The Atlantic Monthly Group and a correspondent have filed an anti-SLAPP/Rule12(b)(6) motion in DC federal court in response to a Complaint by George Boley. The pro se Complaint, filed January 22, 2013, alleges that statements in a January 2010 article and February 2010 follow-up post on the Atlantic website defamed him by stating that he was a warlord in his native Liberia. It seeks compensatory and punitive damages.
The defendants’ brief in support of their anti-SLAPP and Rule 12(b)(6) motions first chronicles Boley’s tenure as leader of the Liberian Peace Council, citing to and quoting from a U.S. State Department report on Liberian Human Rights Practices and the Liberian Truth and Reconciliation Commission to support its thesis that the articles were accurate. The defendants also assert that Boley has a history of using litigation to attack critics.
At their core, the defendants argue, the articles accurately described “official investigations into Boley’s war crimes” and “report widely available facts.” Consequently, they argue, the defamation suit must be dismissed because it is barred by: (a) the one-year statute of limitations; and (b) the fair report privilege, which protects the reporting of official reports and proceedings. They also argue that the Complaint does not plead facts in support of the required elements of falsity or fault, and should be dismissed for these additional reasons.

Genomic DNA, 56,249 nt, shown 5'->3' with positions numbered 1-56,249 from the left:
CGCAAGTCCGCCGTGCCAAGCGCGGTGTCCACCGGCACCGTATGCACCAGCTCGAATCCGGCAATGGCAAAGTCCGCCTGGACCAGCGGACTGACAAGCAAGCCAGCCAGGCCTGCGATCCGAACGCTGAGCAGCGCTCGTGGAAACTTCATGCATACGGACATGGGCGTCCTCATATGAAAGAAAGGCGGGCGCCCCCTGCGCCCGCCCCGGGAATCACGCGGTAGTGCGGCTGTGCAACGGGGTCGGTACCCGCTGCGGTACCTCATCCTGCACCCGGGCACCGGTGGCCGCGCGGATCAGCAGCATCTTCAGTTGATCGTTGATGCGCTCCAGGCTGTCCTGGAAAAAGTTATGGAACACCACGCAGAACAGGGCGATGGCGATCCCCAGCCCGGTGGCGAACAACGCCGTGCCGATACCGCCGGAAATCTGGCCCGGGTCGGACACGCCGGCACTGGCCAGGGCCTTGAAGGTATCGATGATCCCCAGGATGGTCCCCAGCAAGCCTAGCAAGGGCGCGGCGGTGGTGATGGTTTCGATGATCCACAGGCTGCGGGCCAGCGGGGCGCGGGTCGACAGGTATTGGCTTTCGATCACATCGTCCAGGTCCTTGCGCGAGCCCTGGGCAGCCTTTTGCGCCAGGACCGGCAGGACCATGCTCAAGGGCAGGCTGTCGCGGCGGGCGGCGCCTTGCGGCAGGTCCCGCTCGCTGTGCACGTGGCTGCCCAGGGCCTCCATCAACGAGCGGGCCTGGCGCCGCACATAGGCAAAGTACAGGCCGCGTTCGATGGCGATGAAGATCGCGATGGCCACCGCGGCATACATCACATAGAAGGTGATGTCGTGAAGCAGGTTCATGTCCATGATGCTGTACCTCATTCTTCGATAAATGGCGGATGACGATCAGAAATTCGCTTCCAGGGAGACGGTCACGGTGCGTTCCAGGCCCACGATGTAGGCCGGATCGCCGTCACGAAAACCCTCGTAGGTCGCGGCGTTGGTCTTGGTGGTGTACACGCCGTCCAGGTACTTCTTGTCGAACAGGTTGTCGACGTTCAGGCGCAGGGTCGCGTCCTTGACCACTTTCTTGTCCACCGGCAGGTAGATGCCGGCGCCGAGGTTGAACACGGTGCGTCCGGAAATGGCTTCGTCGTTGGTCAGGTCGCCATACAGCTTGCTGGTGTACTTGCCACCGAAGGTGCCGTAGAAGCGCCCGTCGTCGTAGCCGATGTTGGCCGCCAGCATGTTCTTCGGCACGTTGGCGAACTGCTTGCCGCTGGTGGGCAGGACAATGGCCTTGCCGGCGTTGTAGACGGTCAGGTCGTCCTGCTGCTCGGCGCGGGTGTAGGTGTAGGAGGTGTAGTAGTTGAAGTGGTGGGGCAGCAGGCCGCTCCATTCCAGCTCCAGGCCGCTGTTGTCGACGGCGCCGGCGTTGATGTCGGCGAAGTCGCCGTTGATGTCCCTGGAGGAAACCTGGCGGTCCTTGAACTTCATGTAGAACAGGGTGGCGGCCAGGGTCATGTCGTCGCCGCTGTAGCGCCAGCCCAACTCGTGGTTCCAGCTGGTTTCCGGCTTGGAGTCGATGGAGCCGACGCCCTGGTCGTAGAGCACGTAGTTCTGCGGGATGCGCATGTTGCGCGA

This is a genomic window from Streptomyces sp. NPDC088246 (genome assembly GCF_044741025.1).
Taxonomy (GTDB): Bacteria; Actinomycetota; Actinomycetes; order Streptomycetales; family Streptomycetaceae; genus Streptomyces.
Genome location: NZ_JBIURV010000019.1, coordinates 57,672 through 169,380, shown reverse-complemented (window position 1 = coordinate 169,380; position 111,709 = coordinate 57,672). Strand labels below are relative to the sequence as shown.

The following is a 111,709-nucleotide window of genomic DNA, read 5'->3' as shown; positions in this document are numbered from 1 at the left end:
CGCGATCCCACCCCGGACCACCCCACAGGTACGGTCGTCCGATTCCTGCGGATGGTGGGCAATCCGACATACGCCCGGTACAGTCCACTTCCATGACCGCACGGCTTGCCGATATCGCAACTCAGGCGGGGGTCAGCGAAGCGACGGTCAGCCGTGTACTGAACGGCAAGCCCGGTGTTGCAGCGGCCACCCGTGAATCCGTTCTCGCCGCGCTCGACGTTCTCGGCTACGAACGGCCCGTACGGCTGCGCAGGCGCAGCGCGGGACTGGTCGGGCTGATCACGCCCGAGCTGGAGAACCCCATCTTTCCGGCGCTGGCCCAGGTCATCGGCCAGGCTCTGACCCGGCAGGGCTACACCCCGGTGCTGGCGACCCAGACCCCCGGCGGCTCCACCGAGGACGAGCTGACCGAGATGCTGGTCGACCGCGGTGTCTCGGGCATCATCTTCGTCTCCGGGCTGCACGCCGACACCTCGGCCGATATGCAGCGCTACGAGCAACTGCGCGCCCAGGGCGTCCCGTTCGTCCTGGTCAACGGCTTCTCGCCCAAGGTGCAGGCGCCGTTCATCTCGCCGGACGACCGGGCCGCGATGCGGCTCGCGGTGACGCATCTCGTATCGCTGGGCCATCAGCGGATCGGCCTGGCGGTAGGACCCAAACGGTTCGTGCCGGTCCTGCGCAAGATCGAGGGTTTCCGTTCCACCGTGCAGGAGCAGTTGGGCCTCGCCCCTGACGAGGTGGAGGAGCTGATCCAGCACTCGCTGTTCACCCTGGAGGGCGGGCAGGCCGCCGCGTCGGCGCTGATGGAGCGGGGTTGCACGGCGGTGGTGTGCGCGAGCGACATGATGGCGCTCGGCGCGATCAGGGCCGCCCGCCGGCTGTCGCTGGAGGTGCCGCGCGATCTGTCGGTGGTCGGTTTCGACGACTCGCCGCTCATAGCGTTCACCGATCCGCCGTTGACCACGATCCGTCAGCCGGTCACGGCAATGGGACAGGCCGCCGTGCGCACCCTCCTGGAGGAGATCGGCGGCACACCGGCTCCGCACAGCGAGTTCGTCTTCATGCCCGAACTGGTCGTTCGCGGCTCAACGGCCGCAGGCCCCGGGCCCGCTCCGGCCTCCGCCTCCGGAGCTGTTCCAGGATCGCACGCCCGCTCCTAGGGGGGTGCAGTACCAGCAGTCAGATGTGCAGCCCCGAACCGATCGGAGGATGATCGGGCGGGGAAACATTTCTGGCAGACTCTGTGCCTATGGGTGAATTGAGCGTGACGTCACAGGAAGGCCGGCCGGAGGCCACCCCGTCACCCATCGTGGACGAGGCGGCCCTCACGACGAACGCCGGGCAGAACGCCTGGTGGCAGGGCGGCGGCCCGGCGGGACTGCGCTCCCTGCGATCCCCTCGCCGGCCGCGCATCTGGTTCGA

Interestingly, the defendants’ brief first argues that dismissal is appropriate under Rule 12(b)(6) and, almost as an afterthought, argues that dismissal is also appropriate under the anti-SLAPP statute. This is undoubtedly by design; rather than get into a protracted dispute over whether the DC anti-SLAPP statute applies in federal court (the so-called “Erie” issue from Sherrod v. Breitbart, Farah v. Esquire and Abbas v. Foreign Policy Group, LLC), the defendants are arguing that, even under the more generous Rule 12(b)(6) standard, the Complaint still fails to state a claim and must be dismissed. This is the same strategy that Esquire has taken at the DC Circuit, arguing to that Court that “[t]he simplest basis on which to affirm the dismissal of Plaintiffs’ claims is under Fed. R. Civ. P. 12(b)(6).”